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A thought for those who work so that we may celebrate

Calcutta metro employees work tirelessly during the festive season, enabling pandal hoppers to get home safely
Kavi Subhas Metro Railway Station, Calcutta
Kavi Subhas Metro Railway Station, Calcutta
File picture

The Telegraph   |   Published 14.10.18, 07:08 PM

Sir — There is a reason why the metro railway in Calcutta is called the lifeline of the city. The road space available in the eastern metropolis is not adequate; this makes traffic congestion almost a regular phenomenon. In such a situation, the metro is the most convenient way for commuting within the city. However, this would not have been possible without the service rendered by the employees of the Calcutta metro. Even during Durga Puja, they work tirelessly through the night so that pandal hoppers can get back home safely.

Badshah Chakraborty,


Senseless violence

Sir — The editorial, “Why migrant workers are seen as dispensable” (Oct 10), was right in blaming politicians for the attacks on north Indians in Gujarat. Some political leaders deliberately incited violence in order to reap electoral dividends.

An infant, barely 14 months old, was allegedly raped in Sabarkantha district by a migrant worker from Bihar. There is no doubt that the perpetrator should receive maximum punishment for committing such a grievous crime. But the hate crimes against migrants from Bihar and Uttar Pradesh in Gujarat after the rape case came to light are also condemnable.

The situation in the western state reminds one of the anti-outsider agitation in Maharashtra in the 1960s. In Gujarat, migrant workers have played a stellar role in propelling the economy. Therefore, it is sad that they should now face such hostility. The developments in Gujarat can also hamper the international image of India as an investment destination. It is thus the responsibility of the prime minister, Narendra Modi, who himself hails from Gujarat, to intervene and calm the tempers.

Jayanta Datta,


Sir — The Congress president, Rahul Gandhi, has linked the attacks on Hindi-speaking migrants in Gujarat to unemployment. One feels that the Congress leader is right. At a time when unemployment rates are high, the youth in Gujarat are becoming increasingly wary of outsiders taking away the few jobs that the economy is generating.

According to a report of the International Labour Organization, India will have 18.9 million unemployed persons in 2019. In light of this, the government should not only try to create more jobs but also impart skills to the youth to improve their employability.

Mohd. Faheem,


Sir — Tarring an entire community for one man’s crime is an old ploy of nativist outfits across the world. However, the anti-migrant protests in Gujarat still came as a shock. Incidentally, people from Gujarat were one of the first groups in India to seek opportunities in distant lands. The attacks on migrants will tarnish the reputation of Gujarat.

Moreover, every Indian has the right to work anywhere in the country. The state government must prosecute all those who participated in the violence.

Khokan Das,


Sir — It is unfortunate that migrants from Uttar Pradesh and Bihar were attacked in Gujarat. Following the rape of a toddler by a migrant, scores of hate-spewing, anti-migrant social media posts were shared in the western state. This ultimately precipitated the violence.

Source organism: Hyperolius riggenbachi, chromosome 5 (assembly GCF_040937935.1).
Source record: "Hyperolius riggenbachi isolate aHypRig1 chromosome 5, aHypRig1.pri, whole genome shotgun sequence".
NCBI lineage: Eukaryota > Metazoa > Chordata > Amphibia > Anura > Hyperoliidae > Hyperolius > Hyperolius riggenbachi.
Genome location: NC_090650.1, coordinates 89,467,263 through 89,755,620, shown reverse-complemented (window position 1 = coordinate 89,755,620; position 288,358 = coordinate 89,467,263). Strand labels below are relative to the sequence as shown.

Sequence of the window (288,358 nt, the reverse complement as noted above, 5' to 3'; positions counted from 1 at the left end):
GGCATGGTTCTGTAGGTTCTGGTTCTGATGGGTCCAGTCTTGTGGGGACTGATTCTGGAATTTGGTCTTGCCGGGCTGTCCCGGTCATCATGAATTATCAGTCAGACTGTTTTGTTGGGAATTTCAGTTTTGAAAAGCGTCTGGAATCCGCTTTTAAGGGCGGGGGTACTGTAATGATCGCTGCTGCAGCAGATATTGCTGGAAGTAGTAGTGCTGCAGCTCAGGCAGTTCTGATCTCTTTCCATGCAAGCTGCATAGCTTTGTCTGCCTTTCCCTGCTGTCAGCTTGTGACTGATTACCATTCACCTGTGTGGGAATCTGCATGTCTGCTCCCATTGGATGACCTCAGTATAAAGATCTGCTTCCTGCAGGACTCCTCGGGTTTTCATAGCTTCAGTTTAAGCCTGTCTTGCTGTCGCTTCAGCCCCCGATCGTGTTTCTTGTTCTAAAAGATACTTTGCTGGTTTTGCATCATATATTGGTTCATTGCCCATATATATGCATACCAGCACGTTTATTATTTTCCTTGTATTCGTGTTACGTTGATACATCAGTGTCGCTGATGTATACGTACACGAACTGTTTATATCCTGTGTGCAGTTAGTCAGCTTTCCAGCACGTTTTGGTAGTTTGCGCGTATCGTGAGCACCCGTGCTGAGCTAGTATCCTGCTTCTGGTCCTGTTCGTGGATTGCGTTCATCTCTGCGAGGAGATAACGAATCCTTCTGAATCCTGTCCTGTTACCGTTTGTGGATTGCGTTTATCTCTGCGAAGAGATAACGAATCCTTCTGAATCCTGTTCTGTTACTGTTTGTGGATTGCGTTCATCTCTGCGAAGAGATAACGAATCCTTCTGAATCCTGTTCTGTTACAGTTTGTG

We must remember that no state belongs to any particular community. All Indians can live and settle anywhere they want to. The spirit of the Constitution must be maintained at all times and by everyone.

Mahesh Kumar,

New Delhi

Facile victory

Sir — Is India’s victory in the first Test match against the West Indies something to write home about? We all know the current West Indies are a mediocre team with no credible bowling attack. They hardly have any batting depth either. Naturally, the contest was a completely one-sided affair with Indian batsmen and bowlers calling the shots right from day one. There is no denying, however, that the much-needed victory after the humiliation in England has given India a measure of self-confidence.

But the question is — by simply beating a weak side, can India really claim to be a team of distinction? Piling up runs on a flat pitch and on home conditions, and that, too, against the West Indies could not have been difficult.

Such one-sided matches are also not good for the game. The empty stands at the Rajkot stadium bore testimony to the fact that cricket fans these days love well-contested matches and not one-sided affairs, even when the home team has the upper hand.

Aditya Mukherjee,

New Delhi

Sir — India notched up their biggest victory in Test cricket against the West Indies at Rajkot. The Virat Kohli-led side defeated the Caribbeans by an innings and 272 runs. The result, however, did not come as a surprise to those who follow cricket. The islanders in the last few decades have lost much of their cricketing glory which they earned during the seventies and the eighties when they had players like Wes Hall, Gary Sobers, Rohan Kanhai and Clive Lloyd, to name a few. One hopes the visitors will show some improvement in the remaining matches.

However, the result in Rajkot must have come as a welcome breather to the beleaguered Indian coach, Ravi Shastri.

Debasish Chatterjee,


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